In Xcode, the
// MARK: and
// MARK: - pre-processor directive allows you to create separations in your Swift source files. This directive does not change the behavior of your code, it’s just here to help organizing it.
When, why and how should I use them?
You should use marks to separate the code of your source file into sections. These sections should represent logic units and/or group of declarations (outlets / functions) that are going with each other.
By grouping your code this way, you will often come to realize something doesn’t belong to any category: in this case, it probably belongs elsewhere than in this class, this is a good signal that you could refactor this function or piece of code into another file / class.
Additionally if you end up having groups named “utils” or “utilities”, it’s again a good signal a refactor is needed.
Finally in Xcode 11, the mini-map will highlight these marks, using them will therefore become more important than ever.
Difference between // MARK: and // MARK: –
The difference is subtle but exists, with the added
- at the end of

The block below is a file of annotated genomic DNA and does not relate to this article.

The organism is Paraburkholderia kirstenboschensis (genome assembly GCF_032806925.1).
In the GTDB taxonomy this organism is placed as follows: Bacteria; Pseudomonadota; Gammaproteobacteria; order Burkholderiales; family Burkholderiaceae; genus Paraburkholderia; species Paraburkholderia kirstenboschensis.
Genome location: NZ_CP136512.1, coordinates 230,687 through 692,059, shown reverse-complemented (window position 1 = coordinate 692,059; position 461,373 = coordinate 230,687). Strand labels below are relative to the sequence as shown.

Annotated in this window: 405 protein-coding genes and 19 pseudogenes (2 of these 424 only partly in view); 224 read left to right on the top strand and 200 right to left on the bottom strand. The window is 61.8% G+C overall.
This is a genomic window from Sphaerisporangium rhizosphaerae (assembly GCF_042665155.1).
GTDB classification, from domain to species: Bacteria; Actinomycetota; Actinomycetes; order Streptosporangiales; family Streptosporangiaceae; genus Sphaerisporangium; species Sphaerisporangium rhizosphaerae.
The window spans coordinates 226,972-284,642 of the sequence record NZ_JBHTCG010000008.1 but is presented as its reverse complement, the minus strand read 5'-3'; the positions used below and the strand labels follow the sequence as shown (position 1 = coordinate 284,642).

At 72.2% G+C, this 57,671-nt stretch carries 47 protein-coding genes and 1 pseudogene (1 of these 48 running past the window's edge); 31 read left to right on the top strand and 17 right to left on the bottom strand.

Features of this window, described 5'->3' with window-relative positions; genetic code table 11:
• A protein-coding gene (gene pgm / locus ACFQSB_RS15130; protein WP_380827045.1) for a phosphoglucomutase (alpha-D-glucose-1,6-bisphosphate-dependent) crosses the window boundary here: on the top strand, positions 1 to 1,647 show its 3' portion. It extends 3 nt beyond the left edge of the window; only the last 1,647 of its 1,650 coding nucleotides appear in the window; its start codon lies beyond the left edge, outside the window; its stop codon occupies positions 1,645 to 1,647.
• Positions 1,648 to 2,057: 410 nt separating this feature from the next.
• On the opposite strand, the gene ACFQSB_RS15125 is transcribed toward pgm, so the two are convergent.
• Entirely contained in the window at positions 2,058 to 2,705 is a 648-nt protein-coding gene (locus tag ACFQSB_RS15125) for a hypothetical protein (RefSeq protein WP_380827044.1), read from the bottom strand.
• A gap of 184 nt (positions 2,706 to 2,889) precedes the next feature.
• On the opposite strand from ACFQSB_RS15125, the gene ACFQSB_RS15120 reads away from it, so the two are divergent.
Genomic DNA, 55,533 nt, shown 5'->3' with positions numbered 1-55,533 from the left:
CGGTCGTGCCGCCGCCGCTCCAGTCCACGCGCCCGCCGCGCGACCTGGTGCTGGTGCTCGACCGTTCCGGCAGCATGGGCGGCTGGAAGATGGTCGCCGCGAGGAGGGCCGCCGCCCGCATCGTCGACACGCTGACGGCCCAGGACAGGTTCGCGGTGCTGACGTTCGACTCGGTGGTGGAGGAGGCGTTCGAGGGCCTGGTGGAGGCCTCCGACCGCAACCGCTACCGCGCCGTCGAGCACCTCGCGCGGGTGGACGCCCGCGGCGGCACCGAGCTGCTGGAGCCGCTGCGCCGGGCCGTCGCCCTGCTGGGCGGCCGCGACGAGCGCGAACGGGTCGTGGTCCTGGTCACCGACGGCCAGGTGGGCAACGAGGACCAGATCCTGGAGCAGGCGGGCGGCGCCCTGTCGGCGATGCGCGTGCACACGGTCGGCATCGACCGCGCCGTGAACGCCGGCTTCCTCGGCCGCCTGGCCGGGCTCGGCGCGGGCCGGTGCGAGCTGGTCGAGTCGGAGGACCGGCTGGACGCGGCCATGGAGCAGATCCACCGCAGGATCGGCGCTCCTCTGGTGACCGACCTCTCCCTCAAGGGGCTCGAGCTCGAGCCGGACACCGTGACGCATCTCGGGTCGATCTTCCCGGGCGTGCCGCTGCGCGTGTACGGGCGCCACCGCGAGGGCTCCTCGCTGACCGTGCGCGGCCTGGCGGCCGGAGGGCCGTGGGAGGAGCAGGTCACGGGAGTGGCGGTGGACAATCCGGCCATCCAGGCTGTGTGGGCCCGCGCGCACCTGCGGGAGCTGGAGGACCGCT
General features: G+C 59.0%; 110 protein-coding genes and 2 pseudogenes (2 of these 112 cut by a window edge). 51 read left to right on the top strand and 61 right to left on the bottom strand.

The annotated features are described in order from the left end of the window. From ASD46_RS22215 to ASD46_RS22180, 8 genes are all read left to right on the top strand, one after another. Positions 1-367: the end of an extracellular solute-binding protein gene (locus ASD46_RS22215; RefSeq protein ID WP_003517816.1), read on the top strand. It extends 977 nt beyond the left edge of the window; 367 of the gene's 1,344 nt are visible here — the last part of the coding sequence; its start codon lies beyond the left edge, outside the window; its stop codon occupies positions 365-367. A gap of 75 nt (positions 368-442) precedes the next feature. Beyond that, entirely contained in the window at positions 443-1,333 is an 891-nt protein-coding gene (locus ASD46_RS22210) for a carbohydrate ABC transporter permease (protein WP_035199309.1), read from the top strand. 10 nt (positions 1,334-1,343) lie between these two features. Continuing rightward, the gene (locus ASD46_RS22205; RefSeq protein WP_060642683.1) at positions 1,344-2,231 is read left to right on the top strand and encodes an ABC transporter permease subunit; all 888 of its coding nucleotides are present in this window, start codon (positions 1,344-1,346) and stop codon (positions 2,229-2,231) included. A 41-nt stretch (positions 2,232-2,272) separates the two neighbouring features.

// MARK:, Xcode symbol explorer adds a separator before the mark, so when clicking on your symbols in this bar:
it will look like this:
instead of this:
I personally only use the
// MARK: - syntax.
Create a snippet
Creating a Xcode snippet allows you to add marks faster and ensure you are using a consistent format thanks to auto-completion.
To create a snippet in Xcode:
- from the status bar, click on “Editor” then “Create Code Snippet”
- give a name to your snippet (eg: MARK)
- Choose a “Completion Shortcut” keyword, I use lowercase “mark” so that writing the beginning of the word triggers the auto-completion
- Choose “All” for Completion Scopes
// MARK: - <#category#>in the text box
To use the snippet, start tapping “mark” in your code editor and let the auto-completion do the work.